It’s Guy Fawkes Day!
On this day, the UK celebrates the foiling of a plot to kill King James I in 1605 by lighting fireworks and, in a morbid twist, burning an effigy of poor Guy.
It’s easy to forget that this celebration has grim roots. Guy Fawkes was part of a Catholic plot to kill a Protestant King and his English Lords.
The plot failed, which was particularly unfortunate for Fawkes. He was the one guy in the plot unlucky enough to be discovered late on November 5 with dozens of barrels of gunpowder hidden under wood. The discovery came after a tip-off to a Catholic politician led to an inspection of the cellars under parliament.
Fawkes was swiftly taken into custody at the Tower of London and interrogated until he eventually gave up his co-conspirators.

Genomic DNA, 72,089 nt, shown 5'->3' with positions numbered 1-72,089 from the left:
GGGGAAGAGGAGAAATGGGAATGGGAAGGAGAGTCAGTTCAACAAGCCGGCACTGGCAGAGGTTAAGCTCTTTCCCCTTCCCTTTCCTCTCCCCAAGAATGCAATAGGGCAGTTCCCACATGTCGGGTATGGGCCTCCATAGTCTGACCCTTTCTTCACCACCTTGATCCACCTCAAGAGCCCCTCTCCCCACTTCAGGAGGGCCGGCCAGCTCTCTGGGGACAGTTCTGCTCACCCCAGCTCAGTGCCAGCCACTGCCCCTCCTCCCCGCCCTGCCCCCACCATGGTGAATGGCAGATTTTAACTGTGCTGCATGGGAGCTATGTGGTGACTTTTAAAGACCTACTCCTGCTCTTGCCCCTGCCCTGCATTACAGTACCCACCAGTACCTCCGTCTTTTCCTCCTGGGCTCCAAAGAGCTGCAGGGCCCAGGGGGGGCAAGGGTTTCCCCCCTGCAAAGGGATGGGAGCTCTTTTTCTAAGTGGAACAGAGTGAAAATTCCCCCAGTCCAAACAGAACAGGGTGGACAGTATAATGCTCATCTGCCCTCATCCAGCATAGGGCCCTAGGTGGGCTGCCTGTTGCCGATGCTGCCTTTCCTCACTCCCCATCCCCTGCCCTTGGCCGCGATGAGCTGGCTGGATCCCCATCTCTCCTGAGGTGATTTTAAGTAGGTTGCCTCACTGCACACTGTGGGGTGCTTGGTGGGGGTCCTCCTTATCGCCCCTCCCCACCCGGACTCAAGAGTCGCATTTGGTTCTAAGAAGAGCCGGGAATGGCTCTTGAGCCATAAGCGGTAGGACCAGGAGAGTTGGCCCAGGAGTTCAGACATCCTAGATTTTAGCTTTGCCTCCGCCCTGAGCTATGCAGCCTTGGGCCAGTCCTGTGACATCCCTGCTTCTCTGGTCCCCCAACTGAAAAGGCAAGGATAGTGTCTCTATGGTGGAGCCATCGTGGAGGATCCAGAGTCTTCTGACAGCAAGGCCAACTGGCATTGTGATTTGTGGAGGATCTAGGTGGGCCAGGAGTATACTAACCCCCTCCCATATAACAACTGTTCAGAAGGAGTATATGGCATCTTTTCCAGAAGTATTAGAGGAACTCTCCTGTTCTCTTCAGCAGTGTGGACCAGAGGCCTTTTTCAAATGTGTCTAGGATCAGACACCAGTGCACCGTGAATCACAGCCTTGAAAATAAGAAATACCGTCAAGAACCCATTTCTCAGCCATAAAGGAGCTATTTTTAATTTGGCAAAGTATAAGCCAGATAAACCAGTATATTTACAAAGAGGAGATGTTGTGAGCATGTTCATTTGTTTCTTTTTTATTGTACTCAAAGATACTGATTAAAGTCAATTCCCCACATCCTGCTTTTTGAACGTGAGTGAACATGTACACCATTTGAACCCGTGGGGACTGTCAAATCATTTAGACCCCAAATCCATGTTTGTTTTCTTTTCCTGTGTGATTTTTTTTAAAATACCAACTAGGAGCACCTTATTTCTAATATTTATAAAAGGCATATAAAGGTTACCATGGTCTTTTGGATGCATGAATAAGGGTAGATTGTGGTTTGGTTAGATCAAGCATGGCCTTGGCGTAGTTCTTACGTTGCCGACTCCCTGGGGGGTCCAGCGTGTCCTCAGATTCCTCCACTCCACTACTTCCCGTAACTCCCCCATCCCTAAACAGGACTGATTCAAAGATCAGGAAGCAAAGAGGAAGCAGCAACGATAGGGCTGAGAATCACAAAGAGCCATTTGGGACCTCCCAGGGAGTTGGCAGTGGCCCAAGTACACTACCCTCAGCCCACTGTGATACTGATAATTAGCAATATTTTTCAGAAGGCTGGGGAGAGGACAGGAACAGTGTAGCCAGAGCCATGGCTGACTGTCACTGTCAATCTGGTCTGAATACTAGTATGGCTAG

While we’ll never know precisely what happened to Fawkes in those eight days, it seems pretty likely it was bad. There is speculation that Fawkes was tortured using a rack during his stay in the Tower of London.
For a visual on the effects of torture, look at the document below. You can see Fawkes’ signature, before the interrogation (he signs as Guido Fawkes, a name he had taken on later in life):
Now, contrast that with his signature on a later confession, made after eight days of interrogation. As you can see, Fawkes’ signature is a barely legible scrawl:
“Hi signature on his confession was that of a shattered and broken man, the ill-formed letters telling the story of a someone who was barely able to hold a quill,” the BBC writes.
Even once the torture was over, Fawkes still had to meet a grisly end.
After his confession, he was hanged, drawn, and quartered. His remains sent to the four corners of the kingdom as a warning to future plotters.
This post was originally written by Adam Taylor.
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